Wrt. Manny Perez, Alfredo de Villa, Nat Moss
Dir. Alfredo de Villa
Str. Manny Perez, Tomas Milian, Danny Hoch, Bobby Cannavale,
"I know I say some shit sometimes, but that's just
me being stupid"
if they made a movie about Williamsburg. They'd call it
'Driggs' or something like that, and it would be all about
some guy with a Brady Bunch wardrobe who's just finished
off the last of his trust fund. Let's say it opens with
a giant party at Daddy's as our hero blows the final few
dollars. And now, the morning after, he has to decide whether
to get a job in Manhattan (cut to some kooky scenes where
he's wearing a turquoise leisure suit while interviewing
at Goldman-Sachs) or follow his dreams of being the drummer
in an indie-pop/reggae-funk band the lead singer of which
just happens to be a Joan Jet vixen with a sand-paper attitude
and a heart of gold underneath. Along the way our intrepid
hero (aptly named Bobby, or Greg, or Peter or something)
runs into all the colorful characters and archetypes of
Bedford and the surrounding avenues. The Mr. Softie ice-cream
truck with that really disturbing ice-cream truck tune which
probably sells more drugs than frozen confections; the short,
creepy, possibly retarded, guy who is always walking around
with an umbrella waving at someone across the street and
shouting "Hey! Hey! Hey!" until they wave back;
the disgruntled painter who has been here since "way-back-when"
and can't deal with the onslaught of NYU munchkins; the
token Hassidic Jew who extrapolates on the history of his
neighborhood and what's become if it. And the movie will
have a dramatic climax where our hair-like-a-muppet hero
storms out of his corporate job and runs to the subway just
in time to catch the L which gets him back to the hood just
in time to meet up with his foxy-fronted band as they open
for some curiously mismatched, but well-known, local talent
(say Fisherspooner, for example). And just before they start
playing he says something important like "Ah Williamsburg!
Wouldn't have you any other way." Roll credits.
That's kind of what Washington Heights is like. It has
this "Look at what a crazy neighborhood I grew up in"
feel. And even though I've spent exactly zero minutes in
the area, the characters and situations already feel like
clichés. The plot follows an arc that is so familiar,
the writers must have pulled it off the back of a Golden
Grahams box (Free inside: a feature length film script!)
The inner conflict is so heavy and it is brought up so immediately.
Our hero, Carlos (Perez), is a comic book illustrator who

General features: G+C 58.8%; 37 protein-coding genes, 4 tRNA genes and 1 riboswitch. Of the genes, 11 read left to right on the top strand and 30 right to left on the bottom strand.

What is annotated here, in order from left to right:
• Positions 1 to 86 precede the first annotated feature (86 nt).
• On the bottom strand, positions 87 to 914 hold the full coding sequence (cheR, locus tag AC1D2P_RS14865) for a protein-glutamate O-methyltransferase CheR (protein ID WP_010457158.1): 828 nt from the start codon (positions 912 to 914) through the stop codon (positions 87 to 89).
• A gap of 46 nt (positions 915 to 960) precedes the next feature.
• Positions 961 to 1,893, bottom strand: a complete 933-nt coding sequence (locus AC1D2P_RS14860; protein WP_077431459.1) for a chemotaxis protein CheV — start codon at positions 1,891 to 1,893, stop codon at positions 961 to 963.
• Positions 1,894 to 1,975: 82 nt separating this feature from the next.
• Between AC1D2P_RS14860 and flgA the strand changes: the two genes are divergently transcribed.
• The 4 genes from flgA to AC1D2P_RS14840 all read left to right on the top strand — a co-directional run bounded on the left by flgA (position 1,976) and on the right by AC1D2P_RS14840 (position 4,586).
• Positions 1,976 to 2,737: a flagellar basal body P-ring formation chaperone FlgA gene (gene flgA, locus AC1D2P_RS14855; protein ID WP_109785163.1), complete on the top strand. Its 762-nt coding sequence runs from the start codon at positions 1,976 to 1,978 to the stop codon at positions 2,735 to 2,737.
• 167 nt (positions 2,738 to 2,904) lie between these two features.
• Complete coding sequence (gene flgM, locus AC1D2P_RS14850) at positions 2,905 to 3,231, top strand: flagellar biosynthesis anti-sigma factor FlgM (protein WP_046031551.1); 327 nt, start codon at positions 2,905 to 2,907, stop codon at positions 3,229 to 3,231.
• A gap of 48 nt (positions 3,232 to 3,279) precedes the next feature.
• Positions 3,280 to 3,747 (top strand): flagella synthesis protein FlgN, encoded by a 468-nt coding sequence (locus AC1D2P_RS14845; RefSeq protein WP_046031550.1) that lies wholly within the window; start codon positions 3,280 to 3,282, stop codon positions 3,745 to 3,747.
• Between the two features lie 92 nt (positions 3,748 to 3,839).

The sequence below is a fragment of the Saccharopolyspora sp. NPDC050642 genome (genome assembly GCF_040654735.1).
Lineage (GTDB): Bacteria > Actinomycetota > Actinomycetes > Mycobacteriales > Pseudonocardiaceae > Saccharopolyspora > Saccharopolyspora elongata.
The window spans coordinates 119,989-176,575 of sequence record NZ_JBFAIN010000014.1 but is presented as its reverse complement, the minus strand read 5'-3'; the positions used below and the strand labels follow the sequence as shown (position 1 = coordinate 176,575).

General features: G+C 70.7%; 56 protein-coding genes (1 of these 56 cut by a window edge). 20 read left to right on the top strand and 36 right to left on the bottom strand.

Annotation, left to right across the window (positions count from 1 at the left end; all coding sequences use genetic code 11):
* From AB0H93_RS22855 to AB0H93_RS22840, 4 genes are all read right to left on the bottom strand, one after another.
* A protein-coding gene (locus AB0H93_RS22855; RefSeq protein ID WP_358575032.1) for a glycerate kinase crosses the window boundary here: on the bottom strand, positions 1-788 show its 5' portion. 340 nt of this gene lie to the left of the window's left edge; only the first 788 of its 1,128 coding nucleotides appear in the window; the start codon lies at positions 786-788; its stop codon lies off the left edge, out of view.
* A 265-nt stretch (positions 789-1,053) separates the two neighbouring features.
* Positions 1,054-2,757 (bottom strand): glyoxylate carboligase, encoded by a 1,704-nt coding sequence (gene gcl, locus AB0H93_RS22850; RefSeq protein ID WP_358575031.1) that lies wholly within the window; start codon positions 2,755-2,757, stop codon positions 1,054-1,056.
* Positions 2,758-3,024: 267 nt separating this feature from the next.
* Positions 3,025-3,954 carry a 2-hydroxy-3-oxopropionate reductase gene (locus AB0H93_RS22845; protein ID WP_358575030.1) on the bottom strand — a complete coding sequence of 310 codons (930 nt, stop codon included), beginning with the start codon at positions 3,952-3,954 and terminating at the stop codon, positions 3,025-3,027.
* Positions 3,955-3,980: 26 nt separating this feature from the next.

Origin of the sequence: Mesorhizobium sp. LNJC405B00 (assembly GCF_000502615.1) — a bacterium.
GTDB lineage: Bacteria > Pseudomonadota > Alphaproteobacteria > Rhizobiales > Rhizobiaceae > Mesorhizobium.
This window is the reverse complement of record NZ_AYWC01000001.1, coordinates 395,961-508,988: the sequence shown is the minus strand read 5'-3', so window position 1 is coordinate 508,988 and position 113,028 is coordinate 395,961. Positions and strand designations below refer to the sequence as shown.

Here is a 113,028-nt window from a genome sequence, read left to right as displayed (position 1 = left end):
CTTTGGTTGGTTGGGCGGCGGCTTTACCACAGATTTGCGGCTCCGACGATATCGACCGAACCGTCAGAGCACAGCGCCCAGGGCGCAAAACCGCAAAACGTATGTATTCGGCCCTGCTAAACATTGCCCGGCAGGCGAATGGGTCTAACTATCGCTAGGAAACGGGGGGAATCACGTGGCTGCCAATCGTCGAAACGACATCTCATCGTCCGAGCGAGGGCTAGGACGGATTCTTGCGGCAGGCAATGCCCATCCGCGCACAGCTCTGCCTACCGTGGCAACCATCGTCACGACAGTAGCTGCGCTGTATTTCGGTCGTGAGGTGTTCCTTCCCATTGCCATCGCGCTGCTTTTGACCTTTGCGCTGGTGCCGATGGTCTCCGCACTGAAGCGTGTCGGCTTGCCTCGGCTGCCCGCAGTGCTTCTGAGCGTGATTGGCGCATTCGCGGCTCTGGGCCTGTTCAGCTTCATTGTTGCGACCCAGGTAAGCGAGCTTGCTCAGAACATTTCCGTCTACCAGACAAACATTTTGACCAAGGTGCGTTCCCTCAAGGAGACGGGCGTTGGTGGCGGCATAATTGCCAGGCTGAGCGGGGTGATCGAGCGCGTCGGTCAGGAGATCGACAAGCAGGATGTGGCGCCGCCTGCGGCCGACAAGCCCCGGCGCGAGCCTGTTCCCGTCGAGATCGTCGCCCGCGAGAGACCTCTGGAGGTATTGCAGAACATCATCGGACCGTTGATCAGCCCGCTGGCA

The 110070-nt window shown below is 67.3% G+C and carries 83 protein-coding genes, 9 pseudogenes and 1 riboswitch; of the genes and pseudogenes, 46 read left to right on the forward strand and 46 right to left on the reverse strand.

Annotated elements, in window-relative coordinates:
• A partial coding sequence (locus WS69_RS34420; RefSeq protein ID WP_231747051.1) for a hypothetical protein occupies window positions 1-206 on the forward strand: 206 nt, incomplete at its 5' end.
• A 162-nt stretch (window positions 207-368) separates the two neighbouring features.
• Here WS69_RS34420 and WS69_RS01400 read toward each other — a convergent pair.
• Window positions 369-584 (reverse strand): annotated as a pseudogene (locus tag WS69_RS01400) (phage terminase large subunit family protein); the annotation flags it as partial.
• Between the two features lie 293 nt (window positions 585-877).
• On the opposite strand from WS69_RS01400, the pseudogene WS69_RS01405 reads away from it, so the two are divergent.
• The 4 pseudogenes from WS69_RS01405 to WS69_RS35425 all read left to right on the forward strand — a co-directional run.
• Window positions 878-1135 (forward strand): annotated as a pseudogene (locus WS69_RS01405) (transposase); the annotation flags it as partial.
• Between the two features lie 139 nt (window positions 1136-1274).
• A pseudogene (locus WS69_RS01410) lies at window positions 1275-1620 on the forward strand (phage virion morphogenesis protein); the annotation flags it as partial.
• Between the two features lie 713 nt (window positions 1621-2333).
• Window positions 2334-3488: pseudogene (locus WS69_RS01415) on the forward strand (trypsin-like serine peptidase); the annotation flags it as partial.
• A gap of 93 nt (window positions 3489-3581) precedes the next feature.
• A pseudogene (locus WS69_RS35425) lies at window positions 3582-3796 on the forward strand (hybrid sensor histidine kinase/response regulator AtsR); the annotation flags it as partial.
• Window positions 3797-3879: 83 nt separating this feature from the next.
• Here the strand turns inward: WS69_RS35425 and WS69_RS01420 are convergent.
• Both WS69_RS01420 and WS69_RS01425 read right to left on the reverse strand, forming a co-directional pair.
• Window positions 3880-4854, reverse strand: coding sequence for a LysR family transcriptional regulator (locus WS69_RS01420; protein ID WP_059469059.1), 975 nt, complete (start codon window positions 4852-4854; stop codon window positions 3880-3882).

desperately wants to get his own material published; but
his father, Eddie (Milian), is pushing him to take over
the family bodega. What is poor Carlos to do? It's about
as obvious as a Choose Your Own Adventure.
There isn't too much that saves the movie from its insipidity.
One thing, interestingly enough, is the bad acting. There
is a remarkable quality to the performances: they are all
uniformly tepid and unimaginative. But this semi-warmth is
so uniform across the whole cast that it never really feels
like anyone is atrocious. I suppose a performance can only
be judged relative to another performance, and if everyone
is equally bad (just like if everyone is equally brilliant),
then without the contrast, you never really notice. Furthermore,
there is always something cool about seeing a movie set in
your city. Even in New York where every movie is set here,
it's still cool. And Washington Heights doesn't try to paint
anything over the New York backdrop. Also the music selections
and the score were quite good.
The father who gets robbed and shot in the opening five minutes,
the drug-dealing Angel (Cannavale), even the comic book Carlos
is trying to draw. Everything is overdone, everything has
too much of a point. And all of it has been seen before.
Three Well Endowed DJ's
The music is the only really redeemable thing; Leigh Roberts'
original score is truly inspired. If Washington Heights had
been slightly more interesting, then the music could have
almost carried the entire film, on its own.
One-And-A-Half Uninspired Hipsters
The biggest flaw is that Washington Heights is a movie about
a neighborhood. Those things never fly. As cool as you might
think your own neighborhood is; no one more than a block-and-a-half
outside of it is going to agree with you.